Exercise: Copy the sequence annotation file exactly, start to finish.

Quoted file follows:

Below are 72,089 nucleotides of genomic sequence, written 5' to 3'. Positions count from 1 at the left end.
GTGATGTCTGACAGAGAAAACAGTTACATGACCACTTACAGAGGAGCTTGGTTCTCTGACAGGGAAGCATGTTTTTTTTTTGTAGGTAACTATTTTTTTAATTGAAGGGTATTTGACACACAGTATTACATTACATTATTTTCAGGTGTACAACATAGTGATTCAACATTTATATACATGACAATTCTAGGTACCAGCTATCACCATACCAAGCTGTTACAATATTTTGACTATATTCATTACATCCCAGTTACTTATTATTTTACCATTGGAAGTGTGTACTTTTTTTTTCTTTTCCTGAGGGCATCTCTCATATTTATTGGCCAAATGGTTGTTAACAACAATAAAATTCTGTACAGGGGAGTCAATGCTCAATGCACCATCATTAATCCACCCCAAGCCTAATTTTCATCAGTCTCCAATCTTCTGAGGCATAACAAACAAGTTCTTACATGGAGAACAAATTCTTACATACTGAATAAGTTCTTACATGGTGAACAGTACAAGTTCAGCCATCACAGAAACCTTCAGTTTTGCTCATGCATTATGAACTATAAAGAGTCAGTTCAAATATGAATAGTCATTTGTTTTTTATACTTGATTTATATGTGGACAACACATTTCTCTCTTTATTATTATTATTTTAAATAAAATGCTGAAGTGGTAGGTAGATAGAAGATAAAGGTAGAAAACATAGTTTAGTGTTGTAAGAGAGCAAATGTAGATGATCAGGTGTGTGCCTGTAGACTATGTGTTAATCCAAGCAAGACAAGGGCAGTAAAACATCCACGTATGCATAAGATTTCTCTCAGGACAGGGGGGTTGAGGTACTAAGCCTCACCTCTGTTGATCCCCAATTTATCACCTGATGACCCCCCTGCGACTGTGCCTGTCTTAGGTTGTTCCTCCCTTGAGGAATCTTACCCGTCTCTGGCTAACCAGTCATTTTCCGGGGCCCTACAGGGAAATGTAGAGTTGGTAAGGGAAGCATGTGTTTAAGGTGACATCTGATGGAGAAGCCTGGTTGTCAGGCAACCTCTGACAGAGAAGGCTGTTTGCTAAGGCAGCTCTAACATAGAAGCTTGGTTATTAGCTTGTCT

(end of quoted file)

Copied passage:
Below are 72,089 nucleotides of genomic sequence, written 5' to 3'. Positions count from 1 at the left end.
GTGATGTCTGACAGAGAAAACAGTTACATGACCACTTACAGAGGAGCTTGGTTCTCTGACAGGGAAGCATGTTTTTTTTTTGTAGGTAACTATTTTTTTAATTGAAGGGTATTTGACACACAGTATTACATTACATTATTTTCAGGTGTACAACATAGTGATTCAACATTTATATACATGACAATTCTAGGTACCAGCTATCACCATACCAAGCTGTTACAATATTTTGACTATATTCATTACATCCCAGTTACTTATTATTTTACCATTGGAAGTGTGTACTTTTTTTTTCTTTTCCTGAGGGCATCTCTCATATTTATTGGCCAAATGGTTGTTAACAACAATAAAATTCTGTACAGGGGAGTCAATGCTCAATGCACCATCATTAATCCACCCCAAGCCTAATTTTCATCAGTCTCCAATCTTCTGAGGCATAACAAACAAGTTCTTACATGGAGAACAAATTCTTACATACTGAATAAGTTCTTACATGGTGAACAGTACAAGTTCAGCCATCACAGAAACCTTCAGTTTTGCTCATGCATTATGAACTATAAAGAGTCAGTTCAAATATGAATAGTCATTTGTTTTTTATACTTGATTTATATGTGGACAACACATTTCTCTCTTTATTATTATTATTTTAAATAAAATGCTGAAGTGGTAGGTAGATAGAAGATAAAGGTAGAAAACATAGTTTAGTGTTGTAAGAGAGCAAATGTAGATGATCAGGTGTGTGCCTGTAGACTATGTGTTAATCCAAGCAAGACAAGGGCAGTAAAACATCCACGTATGCATAAGATTTCTCTCAGGACAGGGGGGTTGAGGTACTAAGCCTCACCTCTGTTGATCCCCAATTTATCACCTGATGACCCCCCTGCGACTGTGCCTGTCTTAGGTTGTTCCTCCCTTGAGGAATCTTACCCGTCTCTGGCTAACCAGTCATTTTCCGGGGCCCTACAGGGAAATGTAGAGTTGGTAAGGGAAGCATGTGTTTAAGGTGACATCTGATGGAGAAGCCTGGTTGTCAGGCAACCTCTGACAGAGAAGGCTGTTTGCTAAGGCAGCTCTAACATAGAAGCTTGGTTATTAGCTTGTCT